Nicola Sturgeon has been challenged to “do the right thing” and invest more cash in Scotland’s GP services, with Tories claiming family doctors had lost out on a “whopping £660 million” compared to counterparts south of the border.
Conservative interim leader Jackson Carlaw made the plea as he attacked the SNP’s 11 and a half years of “incompetence” in presiding over Scotland’s health services.
With the UK Budget having included £550 million of spending for the NHS north of the border, he was “clear more of that increased resource should be going to general practice”.
The Tory MSP argued: “More funding to GPs will help our NHS, help keep people out of hospital and reduce demand on critical services.
“The SNP say they will eventually increase spending on primary care to 11% of NHS spending but GPs are also being told they will have to wait till 2021 to see it.”
Pressing the issue at First Minister’s Questions in the Scottish Parliament, he asked the SNP leader to “do the right thing and give Scotland’s GPs and patients the support they need now”.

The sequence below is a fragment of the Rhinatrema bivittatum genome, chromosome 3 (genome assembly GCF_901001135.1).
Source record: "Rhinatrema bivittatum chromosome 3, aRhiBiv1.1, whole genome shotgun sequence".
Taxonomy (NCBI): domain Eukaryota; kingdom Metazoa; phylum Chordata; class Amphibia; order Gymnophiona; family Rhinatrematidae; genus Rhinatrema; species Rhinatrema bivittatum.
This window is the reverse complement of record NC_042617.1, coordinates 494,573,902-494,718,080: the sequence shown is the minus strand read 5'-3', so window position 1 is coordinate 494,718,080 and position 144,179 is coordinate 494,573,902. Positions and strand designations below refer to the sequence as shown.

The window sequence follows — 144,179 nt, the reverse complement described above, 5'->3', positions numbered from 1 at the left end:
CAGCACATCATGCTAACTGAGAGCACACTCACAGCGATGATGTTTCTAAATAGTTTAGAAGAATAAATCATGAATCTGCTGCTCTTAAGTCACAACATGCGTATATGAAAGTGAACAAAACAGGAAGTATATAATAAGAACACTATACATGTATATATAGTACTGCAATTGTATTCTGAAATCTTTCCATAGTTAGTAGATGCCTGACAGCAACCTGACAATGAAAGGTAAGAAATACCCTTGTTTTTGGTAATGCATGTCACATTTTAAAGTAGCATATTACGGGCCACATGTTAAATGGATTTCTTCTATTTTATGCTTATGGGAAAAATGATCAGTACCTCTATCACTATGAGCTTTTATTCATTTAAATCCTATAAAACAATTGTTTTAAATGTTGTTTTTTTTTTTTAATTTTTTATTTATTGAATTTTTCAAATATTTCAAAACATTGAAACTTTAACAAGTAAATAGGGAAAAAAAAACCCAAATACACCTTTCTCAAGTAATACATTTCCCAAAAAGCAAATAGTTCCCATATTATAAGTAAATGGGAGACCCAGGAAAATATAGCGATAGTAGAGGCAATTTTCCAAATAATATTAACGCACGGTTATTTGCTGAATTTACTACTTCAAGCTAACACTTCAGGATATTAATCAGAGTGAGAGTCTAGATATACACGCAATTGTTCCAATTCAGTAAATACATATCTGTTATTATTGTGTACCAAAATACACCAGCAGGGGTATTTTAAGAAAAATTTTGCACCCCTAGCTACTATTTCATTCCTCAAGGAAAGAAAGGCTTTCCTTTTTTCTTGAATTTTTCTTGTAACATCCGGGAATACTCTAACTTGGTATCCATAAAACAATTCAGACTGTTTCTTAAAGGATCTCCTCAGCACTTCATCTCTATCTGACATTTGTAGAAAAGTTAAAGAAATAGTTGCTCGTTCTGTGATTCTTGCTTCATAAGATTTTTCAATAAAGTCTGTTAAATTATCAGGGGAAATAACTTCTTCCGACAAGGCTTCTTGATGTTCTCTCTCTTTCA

Mr Carlaw, who is standing in for Ruth Davidson while she is on maternity leave, stated: “In each and every one of the last five years investment in general practice has been lower in Scotland than it has been south of the border, a spending gap that has amounted now to a whopping £660 million of support lost to primary care in Scotland.”
Ms Sturgeon insisted the Scottish Government was “working towards” the target of having 11% of frontline NHS cash go to primary care by 2021.
She said this had to be achieved on a phased basis “so we don’t destabilise acute services as we do that”.
She added: “We have got to make sure we get that balance right.”
The First Minister also said that “investment in primary care has gone up every single year of this government”.
In addition to this, she said health spending in Scotland was 7% higher per person than in the rest of the UK, with Scotland also having more GPs per person than south of the border.
In England there are 71 GPs per 100,000 people while Scotland has 91 for every 100,000 of the population, she said.
She told Mr Carlaw that the additional Budget cash for the NHS was “welcome” but insisted it was less than the amount initially promised by the Conservatives at Westminster.
Ms Sturgeon stated: “Those consequentials are not just a gift from the UK Government, they come from Scottish taxpayers’ money that goes to the Treasury before it comes back to Scotland.
“That £550 million, however welcome that may be, is not the £600 million the Tories were promising the Scottish budget, so the Tories yet again are short-changing the Scottish budget and the Scottish health service.”